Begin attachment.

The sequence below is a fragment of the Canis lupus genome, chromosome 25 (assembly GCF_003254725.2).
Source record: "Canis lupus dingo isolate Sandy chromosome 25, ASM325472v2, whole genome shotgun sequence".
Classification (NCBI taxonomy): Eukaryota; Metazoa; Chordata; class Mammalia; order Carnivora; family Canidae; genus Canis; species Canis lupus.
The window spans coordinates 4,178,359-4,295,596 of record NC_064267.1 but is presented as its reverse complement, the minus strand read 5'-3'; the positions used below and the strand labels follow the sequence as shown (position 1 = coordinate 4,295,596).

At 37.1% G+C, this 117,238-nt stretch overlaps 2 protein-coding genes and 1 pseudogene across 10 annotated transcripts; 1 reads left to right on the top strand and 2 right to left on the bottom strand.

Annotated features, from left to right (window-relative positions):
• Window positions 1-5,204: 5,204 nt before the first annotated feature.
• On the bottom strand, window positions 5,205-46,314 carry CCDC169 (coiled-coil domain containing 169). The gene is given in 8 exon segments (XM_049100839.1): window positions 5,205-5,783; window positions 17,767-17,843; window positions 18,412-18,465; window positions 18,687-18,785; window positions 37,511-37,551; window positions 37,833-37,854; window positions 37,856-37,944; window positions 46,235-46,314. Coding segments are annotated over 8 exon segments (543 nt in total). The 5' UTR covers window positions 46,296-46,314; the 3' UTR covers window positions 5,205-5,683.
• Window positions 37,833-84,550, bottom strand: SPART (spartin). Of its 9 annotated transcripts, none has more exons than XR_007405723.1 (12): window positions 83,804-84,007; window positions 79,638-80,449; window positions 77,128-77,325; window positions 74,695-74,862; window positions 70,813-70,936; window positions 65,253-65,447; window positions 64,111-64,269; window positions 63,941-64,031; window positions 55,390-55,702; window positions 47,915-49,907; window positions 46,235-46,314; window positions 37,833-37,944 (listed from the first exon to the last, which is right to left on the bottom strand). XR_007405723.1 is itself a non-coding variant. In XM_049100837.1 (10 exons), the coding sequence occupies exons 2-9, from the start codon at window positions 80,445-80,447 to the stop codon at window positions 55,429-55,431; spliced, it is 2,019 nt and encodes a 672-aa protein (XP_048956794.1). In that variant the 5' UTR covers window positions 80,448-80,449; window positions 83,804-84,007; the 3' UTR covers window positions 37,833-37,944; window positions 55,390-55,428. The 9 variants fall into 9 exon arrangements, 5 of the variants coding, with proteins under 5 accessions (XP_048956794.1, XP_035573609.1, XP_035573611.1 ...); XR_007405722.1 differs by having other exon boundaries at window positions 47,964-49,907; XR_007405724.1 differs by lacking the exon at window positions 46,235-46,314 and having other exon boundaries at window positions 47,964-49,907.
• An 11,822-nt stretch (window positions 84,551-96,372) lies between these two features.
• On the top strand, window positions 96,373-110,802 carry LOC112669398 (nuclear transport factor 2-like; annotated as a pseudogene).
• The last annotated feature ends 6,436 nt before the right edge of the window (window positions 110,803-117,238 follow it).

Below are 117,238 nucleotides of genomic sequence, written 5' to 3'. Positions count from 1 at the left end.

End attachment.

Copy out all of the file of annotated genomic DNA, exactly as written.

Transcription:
The sequence below is a fragment of the Canis lupus genome, chromosome 25 (assembly GCF_003254725.2).
Source record: "Canis lupus dingo isolate Sandy chromosome 25, ASM325472v2, whole genome shotgun sequence".
Classification (NCBI taxonomy): Eukaryota; Metazoa; Chordata; class Mammalia; order Carnivora; family Canidae; genus Canis; species Canis lupus.
The window spans coordinates 4,178,359-4,295,596 of record NC_064267.1 but is presented as its reverse complement, the minus strand read 5'-3'; the positions used below and the strand labels follow the sequence as shown (position 1 = coordinate 4,295,596).

At 37.1% G+C, this 117,238-nt stretch overlaps 2 protein-coding genes and 1 pseudogene across 10 annotated transcripts; 1 reads left to right on the top strand and 2 right to left on the bottom strand.

Annotated features, from left to right (window-relative positions):
• Window positions 1-5,204: 5,204 nt before the first annotated feature.
• On the bottom strand, window positions 5,205-46,314 carry CCDC169 (coiled-coil domain containing 169). The gene is given in 8 exon segments (XM_049100839.1): window positions 5,205-5,783; window positions 17,767-17,843; window positions 18,412-18,465; window positions 18,687-18,785; window positions 37,511-37,551; window positions 37,833-37,854; window positions 37,856-37,944; window positions 46,235-46,314. Coding segments are annotated over 8 exon segments (543 nt in total). The 5' UTR covers window positions 46,296-46,314; the 3' UTR covers window positions 5,205-5,683.
• Window positions 37,833-84,550, bottom strand: SPART (spartin). Of its 9 annotated transcripts, none has more exons than XR_007405723.1 (12): window positions 83,804-84,007; window positions 79,638-80,449; window positions 77,128-77,325; window positions 74,695-74,862; window positions 70,813-70,936; window positions 65,253-65,447; window positions 64,111-64,269; window positions 63,941-64,031; window positions 55,390-55,702; window positions 47,915-49,907; window positions 46,235-46,314; window positions 37,833-37,944 (listed from the first exon to the last, which is right to left on the bottom strand). XR_007405723.1 is itself a non-coding variant. In XM_049100837.1 (10 exons), the coding sequence occupies exons 2-9, from the start codon at window positions 80,445-80,447 to the stop codon at window positions 55,429-55,431; spliced, it is 2,019 nt and encodes a 672-aa protein (XP_048956794.1). In that variant the 5' UTR covers window positions 80,448-80,449; window positions 83,804-84,007; the 3' UTR covers window positions 37,833-37,944; window positions 55,390-55,428. The 9 variants fall into 9 exon arrangements, 5 of the variants coding, with proteins under 5 accessions (XP_048956794.1, XP_035573609.1, XP_035573611.1 ...); XR_007405722.1 differs by having other exon boundaries at window positions 47,964-49,907; XR_007405724.1 differs by lacking the exon at window positions 46,235-46,314 and having other exon boundaries at window positions 47,964-49,907.
• An 11,822-nt stretch (window positions 84,551-96,372) lies between these two features.
• On the top strand, window positions 96,373-110,802 carry LOC112669398 (nuclear transport factor 2-like; annotated as a pseudogene).
• The last annotated feature ends 6,436 nt before the right edge of the window (window positions 110,803-117,238 follow it).

Below are 117,238 nucleotides of genomic sequence, written 5' to 3'. Positions count from 1 at the left end.